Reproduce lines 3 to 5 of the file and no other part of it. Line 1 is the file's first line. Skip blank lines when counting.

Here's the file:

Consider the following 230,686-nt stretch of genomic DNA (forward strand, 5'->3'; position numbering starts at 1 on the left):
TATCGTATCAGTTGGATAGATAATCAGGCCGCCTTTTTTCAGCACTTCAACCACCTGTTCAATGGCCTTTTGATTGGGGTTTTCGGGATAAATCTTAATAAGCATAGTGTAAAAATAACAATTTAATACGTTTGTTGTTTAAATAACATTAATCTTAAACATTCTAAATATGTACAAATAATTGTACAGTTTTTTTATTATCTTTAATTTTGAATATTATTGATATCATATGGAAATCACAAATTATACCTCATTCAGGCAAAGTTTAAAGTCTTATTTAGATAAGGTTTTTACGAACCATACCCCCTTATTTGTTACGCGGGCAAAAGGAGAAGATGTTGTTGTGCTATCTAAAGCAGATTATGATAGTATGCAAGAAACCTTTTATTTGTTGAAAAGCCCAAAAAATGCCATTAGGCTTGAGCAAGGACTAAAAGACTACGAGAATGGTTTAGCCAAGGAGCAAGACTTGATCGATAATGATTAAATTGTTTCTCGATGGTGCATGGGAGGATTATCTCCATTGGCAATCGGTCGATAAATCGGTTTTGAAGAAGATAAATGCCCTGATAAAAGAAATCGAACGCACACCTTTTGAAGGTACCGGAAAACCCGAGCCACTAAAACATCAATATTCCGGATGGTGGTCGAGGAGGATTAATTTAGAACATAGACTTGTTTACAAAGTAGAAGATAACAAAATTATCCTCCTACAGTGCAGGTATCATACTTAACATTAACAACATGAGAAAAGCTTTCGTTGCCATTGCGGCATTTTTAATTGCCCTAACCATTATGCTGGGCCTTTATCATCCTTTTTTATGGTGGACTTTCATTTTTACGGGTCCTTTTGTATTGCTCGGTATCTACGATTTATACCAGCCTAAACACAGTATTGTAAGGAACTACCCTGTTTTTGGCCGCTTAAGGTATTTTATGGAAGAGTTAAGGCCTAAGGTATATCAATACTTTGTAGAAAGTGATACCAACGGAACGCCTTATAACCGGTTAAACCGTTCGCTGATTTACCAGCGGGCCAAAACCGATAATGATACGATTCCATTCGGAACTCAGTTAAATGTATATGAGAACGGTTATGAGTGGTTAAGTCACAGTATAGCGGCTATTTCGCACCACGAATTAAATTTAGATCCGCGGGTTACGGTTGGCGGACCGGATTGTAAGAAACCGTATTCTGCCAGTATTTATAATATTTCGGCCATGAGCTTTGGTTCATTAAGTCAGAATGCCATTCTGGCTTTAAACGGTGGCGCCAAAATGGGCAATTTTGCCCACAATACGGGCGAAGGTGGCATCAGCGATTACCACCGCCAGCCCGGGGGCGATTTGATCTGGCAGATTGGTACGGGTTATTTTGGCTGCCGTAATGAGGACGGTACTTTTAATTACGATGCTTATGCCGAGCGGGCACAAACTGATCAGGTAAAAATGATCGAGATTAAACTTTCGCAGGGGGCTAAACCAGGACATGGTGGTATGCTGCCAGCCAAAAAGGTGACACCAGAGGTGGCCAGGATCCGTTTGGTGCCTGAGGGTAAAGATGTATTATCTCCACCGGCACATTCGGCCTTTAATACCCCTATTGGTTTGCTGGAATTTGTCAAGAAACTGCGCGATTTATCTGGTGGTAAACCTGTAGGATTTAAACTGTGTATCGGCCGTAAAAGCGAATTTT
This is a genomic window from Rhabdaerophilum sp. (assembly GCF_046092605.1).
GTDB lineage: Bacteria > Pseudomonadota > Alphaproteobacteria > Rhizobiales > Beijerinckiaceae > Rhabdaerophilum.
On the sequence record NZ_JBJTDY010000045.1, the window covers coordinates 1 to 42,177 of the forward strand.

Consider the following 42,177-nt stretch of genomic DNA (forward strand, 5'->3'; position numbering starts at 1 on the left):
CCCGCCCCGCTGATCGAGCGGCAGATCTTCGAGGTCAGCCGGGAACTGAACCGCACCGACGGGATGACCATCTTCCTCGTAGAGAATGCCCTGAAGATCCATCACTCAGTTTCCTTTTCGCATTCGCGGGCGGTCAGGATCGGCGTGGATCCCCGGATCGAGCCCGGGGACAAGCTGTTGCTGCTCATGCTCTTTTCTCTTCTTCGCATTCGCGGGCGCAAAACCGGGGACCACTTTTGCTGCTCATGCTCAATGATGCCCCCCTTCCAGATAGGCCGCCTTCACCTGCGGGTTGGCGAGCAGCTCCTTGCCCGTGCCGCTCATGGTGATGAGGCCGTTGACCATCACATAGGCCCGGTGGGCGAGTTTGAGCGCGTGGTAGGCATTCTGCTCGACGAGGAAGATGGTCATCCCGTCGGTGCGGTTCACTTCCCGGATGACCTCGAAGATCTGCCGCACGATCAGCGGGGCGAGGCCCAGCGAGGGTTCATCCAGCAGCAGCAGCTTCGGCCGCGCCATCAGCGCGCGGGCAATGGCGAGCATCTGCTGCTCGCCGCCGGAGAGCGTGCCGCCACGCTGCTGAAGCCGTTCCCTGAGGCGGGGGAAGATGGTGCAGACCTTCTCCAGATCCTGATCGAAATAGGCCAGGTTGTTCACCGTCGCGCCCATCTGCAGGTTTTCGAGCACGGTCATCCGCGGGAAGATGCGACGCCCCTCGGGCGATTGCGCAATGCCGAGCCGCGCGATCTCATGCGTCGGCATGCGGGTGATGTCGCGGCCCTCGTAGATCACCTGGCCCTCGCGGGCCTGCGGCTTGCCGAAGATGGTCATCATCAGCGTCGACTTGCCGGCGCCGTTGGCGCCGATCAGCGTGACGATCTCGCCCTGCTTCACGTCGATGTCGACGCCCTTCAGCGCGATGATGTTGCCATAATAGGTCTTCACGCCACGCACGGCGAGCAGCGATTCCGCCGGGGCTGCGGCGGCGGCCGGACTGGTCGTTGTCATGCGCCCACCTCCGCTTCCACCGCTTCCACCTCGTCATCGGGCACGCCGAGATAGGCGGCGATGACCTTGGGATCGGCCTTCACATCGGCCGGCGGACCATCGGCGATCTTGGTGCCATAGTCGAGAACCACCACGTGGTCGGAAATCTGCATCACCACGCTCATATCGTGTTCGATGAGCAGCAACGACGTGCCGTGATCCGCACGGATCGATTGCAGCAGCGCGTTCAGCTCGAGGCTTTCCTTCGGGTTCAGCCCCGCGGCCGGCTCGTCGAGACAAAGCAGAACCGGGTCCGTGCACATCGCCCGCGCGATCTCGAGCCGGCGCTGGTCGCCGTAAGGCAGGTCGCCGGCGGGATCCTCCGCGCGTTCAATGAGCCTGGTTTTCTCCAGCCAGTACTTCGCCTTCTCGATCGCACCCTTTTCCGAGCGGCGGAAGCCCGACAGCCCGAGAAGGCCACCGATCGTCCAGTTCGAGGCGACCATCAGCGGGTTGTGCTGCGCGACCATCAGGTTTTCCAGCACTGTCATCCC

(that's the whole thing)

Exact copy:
This is a genomic window from Rhabdaerophilum sp. (assembly GCF_046092605.1).
GTDB lineage: Bacteria > Pseudomonadota > Alphaproteobacteria > Rhizobiales > Beijerinckiaceae > Rhabdaerophilum.
On the sequence record NZ_JBJTDY010000045.1, the window covers coordinates 1 to 42,177 of the forward strand.